Back to Basics: Connecting Generations at Your Church

Join ReFocus Ministry for a free webinar that will give you the basic building blocks of intergenerational ministry as well as offer practical next steps and resources to identifying and connecting the generations present in your church today.

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About the Author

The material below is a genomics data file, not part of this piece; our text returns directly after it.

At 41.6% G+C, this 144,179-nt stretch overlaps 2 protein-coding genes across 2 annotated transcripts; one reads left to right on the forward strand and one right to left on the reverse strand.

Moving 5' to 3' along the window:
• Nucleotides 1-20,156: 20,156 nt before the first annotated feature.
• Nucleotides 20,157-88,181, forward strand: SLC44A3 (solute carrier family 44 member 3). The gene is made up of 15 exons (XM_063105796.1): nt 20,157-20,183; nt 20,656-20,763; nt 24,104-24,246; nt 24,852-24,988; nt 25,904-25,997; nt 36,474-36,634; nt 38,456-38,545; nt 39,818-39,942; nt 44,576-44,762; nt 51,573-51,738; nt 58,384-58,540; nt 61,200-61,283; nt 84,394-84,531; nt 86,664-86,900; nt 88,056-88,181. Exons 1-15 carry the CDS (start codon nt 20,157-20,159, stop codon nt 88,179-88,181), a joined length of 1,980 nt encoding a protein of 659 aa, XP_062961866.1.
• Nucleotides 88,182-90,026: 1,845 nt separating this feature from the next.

Christina Embree is the founder and director of ReFocus Ministry. She holds a masters in ministry focused on Children, Youth, and Family Ministry and a doctorate in spiritual formation with a focus on age segregation and intergenerational ministry. In addition to coaching churches of multiple denominations and traditions all around the globe, Christina serves as the Minister of Generational Discipleship for the Great Lakes Conference of the Brethren in Christ and as a pastor at Plowshares Brethren in Christ in Lexington, Kentucky. She is widely recognized as a speaker and author in the areas of generational discipleship, intergenerational ministry, and family ministry. As the mother of three children, she is familiar with the challenges of faith at home and pastoral ministry. She along with her husband Luke share a love for the church, their community, and the global work of peace and restoration through Jesus.